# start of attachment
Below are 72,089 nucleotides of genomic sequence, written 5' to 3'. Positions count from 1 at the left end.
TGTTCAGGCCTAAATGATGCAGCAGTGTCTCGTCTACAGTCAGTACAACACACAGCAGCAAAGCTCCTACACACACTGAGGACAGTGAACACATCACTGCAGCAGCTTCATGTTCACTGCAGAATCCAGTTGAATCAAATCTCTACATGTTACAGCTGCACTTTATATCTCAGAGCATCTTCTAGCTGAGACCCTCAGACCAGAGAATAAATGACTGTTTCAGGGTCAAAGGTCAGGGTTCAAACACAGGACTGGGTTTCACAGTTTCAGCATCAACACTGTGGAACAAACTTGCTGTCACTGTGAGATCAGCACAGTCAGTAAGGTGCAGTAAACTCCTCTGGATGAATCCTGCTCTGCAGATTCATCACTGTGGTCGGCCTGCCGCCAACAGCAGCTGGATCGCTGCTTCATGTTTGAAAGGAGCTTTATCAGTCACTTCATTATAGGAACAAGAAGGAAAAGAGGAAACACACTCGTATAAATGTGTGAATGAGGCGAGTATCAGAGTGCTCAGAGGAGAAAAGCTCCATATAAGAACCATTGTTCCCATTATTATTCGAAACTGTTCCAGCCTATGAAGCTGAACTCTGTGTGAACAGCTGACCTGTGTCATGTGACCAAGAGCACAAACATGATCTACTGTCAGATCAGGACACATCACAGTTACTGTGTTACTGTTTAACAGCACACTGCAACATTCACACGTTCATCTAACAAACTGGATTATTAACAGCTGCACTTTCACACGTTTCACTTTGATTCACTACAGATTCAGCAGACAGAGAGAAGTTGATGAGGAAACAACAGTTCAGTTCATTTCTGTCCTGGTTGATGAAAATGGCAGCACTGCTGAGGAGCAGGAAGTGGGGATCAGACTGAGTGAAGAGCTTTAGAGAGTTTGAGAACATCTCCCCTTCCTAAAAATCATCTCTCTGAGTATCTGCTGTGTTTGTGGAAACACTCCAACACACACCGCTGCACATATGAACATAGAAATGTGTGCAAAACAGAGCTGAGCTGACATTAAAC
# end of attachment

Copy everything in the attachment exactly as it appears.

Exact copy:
Below are 72,089 nucleotides of genomic sequence, written 5' to 3'. Positions count from 1 at the left end.
TGTTCAGGCCTAAATGATGCAGCAGTGTCTCGTCTACAGTCAGTACAACACACAGCAGCAAAGCTCCTACACACACTGAGGACAGTGAACACATCACTGCAGCAGCTTCATGTTCACTGCAGAATCCAGTTGAATCAAATCTCTACATGTTACAGCTGCACTTTATATCTCAGAGCATCTTCTAGCTGAGACCCTCAGACCAGAGAATAAATGACTGTTTCAGGGTCAAAGGTCAGGGTTCAAACACAGGACTGGGTTTCACAGTTTCAGCATCAACACTGTGGAACAAACTTGCTGTCACTGTGAGATCAGCACAGTCAGTAAGGTGCAGTAAACTCCTCTGGATGAATCCTGCTCTGCAGATTCATCACTGTGGTCGGCCTGCCGCCAACAGCAGCTGGATCGCTGCTTCATGTTTGAAAGGAGCTTTATCAGTCACTTCATTATAGGAACAAGAAGGAAAAGAGGAAACACACTCGTATAAATGTGTGAATGAGGCGAGTATCAGAGTGCTCAGAGGAGAAAAGCTCCATATAAGAACCATTGTTCCCATTATTATTCGAAACTGTTCCAGCCTATGAAGCTGAACTCTGTGTGAACAGCTGACCTGTGTCATGTGACCAAGAGCACAAACATGATCTACTGTCAGATCAGGACACATCACAGTTACTGTGTTACTGTTTAACAGCACACTGCAACATTCACACGTTCATCTAACAAACTGGATTATTAACAGCTGCACTTTCACACGTTTCACTTTGATTCACTACAGATTCAGCAGACAGAGAGAAGTTGATGAGGAAACAACAGTTCAGTTCATTTCTGTCCTGGTTGATGAAAATGGCAGCACTGCTGAGGAGCAGGAAGTGGGGATCAGACTGAGTGAAGAGCTTTAGAGAGTTTGAGAACATCTCCCCTTCCTAAAAATCATCTCTCTGAGTATCTGCTGTGTTTGTGGAAACACTCCAACACACACCGCTGCACATATGAACATAGAAATGTGTGCAAAACAGAGCTGAGCTGACATTAAAC